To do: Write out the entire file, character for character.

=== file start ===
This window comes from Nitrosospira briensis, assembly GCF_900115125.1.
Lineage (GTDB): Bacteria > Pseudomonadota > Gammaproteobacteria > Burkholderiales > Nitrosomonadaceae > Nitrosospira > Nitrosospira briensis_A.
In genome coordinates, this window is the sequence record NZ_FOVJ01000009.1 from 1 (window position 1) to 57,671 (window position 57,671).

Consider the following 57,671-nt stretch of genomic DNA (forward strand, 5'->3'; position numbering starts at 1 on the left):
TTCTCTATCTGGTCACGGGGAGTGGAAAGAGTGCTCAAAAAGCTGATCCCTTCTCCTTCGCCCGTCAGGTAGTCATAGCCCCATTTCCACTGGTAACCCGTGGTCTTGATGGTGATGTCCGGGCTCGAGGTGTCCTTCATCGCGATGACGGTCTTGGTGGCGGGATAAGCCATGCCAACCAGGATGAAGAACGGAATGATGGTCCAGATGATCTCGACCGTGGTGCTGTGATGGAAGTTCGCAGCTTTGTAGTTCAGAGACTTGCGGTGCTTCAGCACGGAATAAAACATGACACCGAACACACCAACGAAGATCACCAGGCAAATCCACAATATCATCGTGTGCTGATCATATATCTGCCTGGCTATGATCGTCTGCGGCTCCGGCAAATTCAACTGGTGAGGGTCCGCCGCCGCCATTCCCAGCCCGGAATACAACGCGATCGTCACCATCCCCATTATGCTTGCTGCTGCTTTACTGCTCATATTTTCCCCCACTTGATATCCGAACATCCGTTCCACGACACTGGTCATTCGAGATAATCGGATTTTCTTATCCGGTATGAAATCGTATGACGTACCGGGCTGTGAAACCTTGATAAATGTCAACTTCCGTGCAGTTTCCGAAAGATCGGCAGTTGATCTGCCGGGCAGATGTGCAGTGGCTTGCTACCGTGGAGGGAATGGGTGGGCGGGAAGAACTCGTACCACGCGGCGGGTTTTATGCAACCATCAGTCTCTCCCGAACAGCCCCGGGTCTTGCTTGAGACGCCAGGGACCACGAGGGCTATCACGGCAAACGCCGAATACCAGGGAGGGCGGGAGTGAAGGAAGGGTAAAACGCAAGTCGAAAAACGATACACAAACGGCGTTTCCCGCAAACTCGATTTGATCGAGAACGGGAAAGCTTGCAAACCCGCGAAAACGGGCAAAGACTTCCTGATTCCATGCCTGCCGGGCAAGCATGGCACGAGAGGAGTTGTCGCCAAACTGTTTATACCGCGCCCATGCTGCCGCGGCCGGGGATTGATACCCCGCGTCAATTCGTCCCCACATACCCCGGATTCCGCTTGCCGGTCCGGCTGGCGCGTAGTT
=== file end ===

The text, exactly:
This window comes from Nitrosospira briensis, assembly GCF_900115125.1.
Lineage (GTDB): Bacteria > Pseudomonadota > Gammaproteobacteria > Burkholderiales > Nitrosomonadaceae > Nitrosospira > Nitrosospira briensis_A.
In genome coordinates, this window is the sequence record NZ_FOVJ01000009.1 from 1 (window position 1) to 57,671 (window position 57,671).

Consider the following 57,671-nt stretch of genomic DNA (forward strand, 5'->3'; position numbering starts at 1 on the left):
TTCTCTATCTGGTCACGGGGAGTGGAAAGAGTGCTCAAAAAGCTGATCCCTTCTCCTTCGCCCGTCAGGTAGTCATAGCCCCATTTCCACTGGTAACCCGTGGTCTTGATGGTGATGTCCGGGCTCGAGGTGTCCTTCATCGCGATGACGGTCTTGGTGGCGGGATAAGCCATGCCAACCAGGATGAAGAACGGAATGATGGTCCAGATGATCTCGACCGTGGTGCTGTGATGGAAGTTCGCAGCTTTGTAGTTCAGAGACTTGCGGTGCTTCAGCACGGAATAAAACATGACACCGAACACACCAACGAAGATCACCAGGCAAATCCACAATATCATCGTGTGCTGATCATATATCTGCCTGGCTATGATCGTCTGCGGCTCCGGCAAATTCAACTGGTGAGGGTCCGCCGCCGCCATTCCCAGCCCGGAATACAACGCGATCGTCACCATCCCCATTATGCTTGCTGCTGCTTTACTGCTCATATTTTCCCCCACTTGATATCCGAACATCCGTTCCACGACACTGGTCATTCGAGATAATCGGATTTTCTTATCCGGTATGAAATCGTATGACGTACCGGGCTGTGAAACCTTGATAAATGTCAACTTCCGTGCAGTTTCCGAAAGATCGGCAGTTGATCTGCCGGGCAGATGTGCAGTGGCTTGCTACCGTGGAGGGAATGGGTGGGCGGGAAGAACTCGTACCACGCGGCGGGTTTTATGCAACCATCAGTCTCTCCCGAACAGCCCCGGGTCTTGCTTGAGACGCCAGGGACCACGAGGGCTATCACGGCAAACGCCGAATACCAGGGAGGGCGGGAGTGAAGGAAGGGTAAAACGCAAGTCGAAAAACGATACACAAACGGCGTTTCCCGCAAACTCGATTTGATCGAGAACGGGAAAGCTTGCAAACCCGCGAAAACGGGCAAAGACTTCCTGATTCCATGCCTGCCGGGCAAGCATGGCACGAGAGGAGTTGTCGCCAAACTGTTTATACCGCGCCCATGCTGCCGCGGCCGGGGATTGATACCCCGCGTCAATTCGTCCCCACATACCCCGGATTCCGCTTGCCGGTCCGGCTGGCGCGTAGTT